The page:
Then one day, on the way to a function, she pulled up to her childhood home on East Broadway to pick up her father, Richie. She was on the phone when he got in the car, and as soon as he picked up on her end of the conversation, his face changed. She was speaking with a reporter about a press release she had just issued declaring her support for allowing gays to march in the St. Patrick’s Day parade, something the parade’s organizers had gone all the way to the Supreme Court to block.
“I could tell by looking at him that he was worried,” Dahill said of her father. “He realized it was a very brave move, but he didn’t want his daughter sacrificed. He was proud of me. He just wished it wasn’t me.”
Dahill simply felt it was the right thing to do. Her brother, Richie, a Boston police sergeant, is a gay married man. She said she got plenty of positive feedback in the neighborhood, but some were “very upset, very vocal, and very mean-spirited,” she said.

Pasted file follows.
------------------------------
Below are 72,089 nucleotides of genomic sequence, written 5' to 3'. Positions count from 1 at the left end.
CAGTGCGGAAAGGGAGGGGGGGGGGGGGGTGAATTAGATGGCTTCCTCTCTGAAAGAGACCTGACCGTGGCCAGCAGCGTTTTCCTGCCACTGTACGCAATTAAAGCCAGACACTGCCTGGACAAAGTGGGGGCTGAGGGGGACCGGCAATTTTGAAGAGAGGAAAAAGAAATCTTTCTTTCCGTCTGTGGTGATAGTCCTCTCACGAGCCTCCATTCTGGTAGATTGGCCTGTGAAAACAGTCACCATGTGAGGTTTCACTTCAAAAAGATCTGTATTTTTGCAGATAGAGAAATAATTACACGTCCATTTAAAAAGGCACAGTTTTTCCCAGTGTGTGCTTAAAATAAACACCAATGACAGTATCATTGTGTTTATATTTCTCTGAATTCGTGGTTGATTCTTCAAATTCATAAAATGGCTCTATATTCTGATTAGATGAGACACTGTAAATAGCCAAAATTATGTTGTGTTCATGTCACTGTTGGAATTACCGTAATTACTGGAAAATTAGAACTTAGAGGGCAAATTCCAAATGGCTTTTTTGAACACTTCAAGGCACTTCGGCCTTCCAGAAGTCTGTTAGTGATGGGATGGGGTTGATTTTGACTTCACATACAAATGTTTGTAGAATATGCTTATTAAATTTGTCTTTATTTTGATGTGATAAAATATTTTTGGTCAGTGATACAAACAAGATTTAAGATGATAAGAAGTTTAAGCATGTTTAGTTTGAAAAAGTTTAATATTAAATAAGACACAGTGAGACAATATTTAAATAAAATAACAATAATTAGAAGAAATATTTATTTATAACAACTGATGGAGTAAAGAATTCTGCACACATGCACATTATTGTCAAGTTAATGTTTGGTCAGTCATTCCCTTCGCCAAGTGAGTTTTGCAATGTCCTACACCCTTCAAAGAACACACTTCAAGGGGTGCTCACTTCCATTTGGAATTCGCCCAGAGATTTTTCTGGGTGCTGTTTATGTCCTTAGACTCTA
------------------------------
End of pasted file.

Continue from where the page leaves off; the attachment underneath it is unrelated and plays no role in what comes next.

Raising the issue also did nothing to endear her to the other local elected officials, who tended to avoid the subject and were none too happy to get calls from reporters asking where they stood.
She received angry e-mails, and aggressive, anonymous comments on her blog. As she continued to make her way to St. Patrick’s Day events, she often felt ostracized. At one, the emcee denounced her in front of a large crowd.
At others, she would see people she’d known her whole life, “and they would literally turn their back,” she said. “They’d see me coming and go to the bathroom. They’d engage in conversation with someone else. It got to the point where even my own family was like, ‘Why did you have to bring that up?’ ”
A crushing defeat
Election Day came under a sparkling April sky. She spent the morning shaking hands, and when afternoon rolled around and the neighborhood went quiet, she snuck off to vote. Her precinct on L Street was nearly empty.
She checked in at the desk, and she was surprised the poll workers showed no recognition when she stated that her name was Maureen Dahill. It was the sort of thing she didn’t realize she was expecting until it didn’t happen. It felt like something, but she put it out of her mind as she picked up her ballot and walked to an empty voting booth for a special moment.